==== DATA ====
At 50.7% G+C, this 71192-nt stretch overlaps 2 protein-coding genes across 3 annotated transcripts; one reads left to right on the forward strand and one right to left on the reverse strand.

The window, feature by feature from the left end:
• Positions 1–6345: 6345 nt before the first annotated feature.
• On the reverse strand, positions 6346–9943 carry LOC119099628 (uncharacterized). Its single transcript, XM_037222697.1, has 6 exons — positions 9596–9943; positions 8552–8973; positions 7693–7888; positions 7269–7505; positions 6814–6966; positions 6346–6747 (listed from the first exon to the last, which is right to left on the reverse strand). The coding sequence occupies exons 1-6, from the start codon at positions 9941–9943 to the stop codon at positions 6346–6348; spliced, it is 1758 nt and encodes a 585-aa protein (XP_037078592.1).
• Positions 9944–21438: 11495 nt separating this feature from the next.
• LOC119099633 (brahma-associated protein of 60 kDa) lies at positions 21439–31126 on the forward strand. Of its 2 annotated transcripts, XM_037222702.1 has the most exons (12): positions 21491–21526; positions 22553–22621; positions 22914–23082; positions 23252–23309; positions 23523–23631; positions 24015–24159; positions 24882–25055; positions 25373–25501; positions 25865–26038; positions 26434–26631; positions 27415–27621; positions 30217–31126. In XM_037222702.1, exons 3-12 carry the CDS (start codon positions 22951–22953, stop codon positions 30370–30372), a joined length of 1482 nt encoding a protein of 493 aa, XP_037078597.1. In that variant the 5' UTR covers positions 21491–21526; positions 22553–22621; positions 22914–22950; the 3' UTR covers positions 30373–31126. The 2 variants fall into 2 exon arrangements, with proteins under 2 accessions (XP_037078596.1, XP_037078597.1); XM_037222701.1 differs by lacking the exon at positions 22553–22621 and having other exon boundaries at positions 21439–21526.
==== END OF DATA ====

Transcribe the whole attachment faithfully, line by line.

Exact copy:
At 50.7% G+C, this 71192-nt stretch overlaps 2 protein-coding genes across 3 annotated transcripts; one reads left to right on the forward strand and one right to left on the reverse strand.

The window, feature by feature from the left end:
• Positions 1–6345: 6345 nt before the first annotated feature.
• On the reverse strand, positions 6346–9943 carry LOC119099628 (uncharacterized). Its single transcript, XM_037222697.1, has 6 exons — positions 9596–9943; positions 8552–8973; positions 7693–7888; positions 7269–7505; positions 6814–6966; positions 6346–6747 (listed from the first exon to the last, which is right to left on the reverse strand). The coding sequence occupies exons 1-6, from the start codon at positions 9941–9943 to the stop codon at positions 6346–6348; spliced, it is 1758 nt and encodes a 585-aa protein (XP_037078592.1).
• Positions 9944–21438: 11495 nt separating this feature from the next.
• LOC119099633 (brahma-associated protein of 60 kDa) lies at positions 21439–31126 on the forward strand. Of its 2 annotated transcripts, XM_037222702.1 has the most exons (12): positions 21491–21526; positions 22553–22621; positions 22914–23082; positions 23252–23309; positions 23523–23631; positions 24015–24159; positions 24882–25055; positions 25373–25501; positions 25865–26038; positions 26434–26631; positions 27415–27621; positions 30217–31126. In XM_037222702.1, exons 3-12 carry the CDS (start codon positions 22951–22953, stop codon positions 30370–30372), a joined length of 1482 nt encoding a protein of 493 aa, XP_037078597.1. In that variant the 5' UTR covers positions 21491–21526; positions 22553–22621; positions 22914–22950; the 3' UTR covers positions 30373–31126. The 2 variants fall into 2 exon arrangements, with proteins under 2 accessions (XP_037078596.1, XP_037078597.1); XM_037222701.1 differs by lacking the exon at positions 22553–22621 and having other exon boundaries at positions 21439–21526.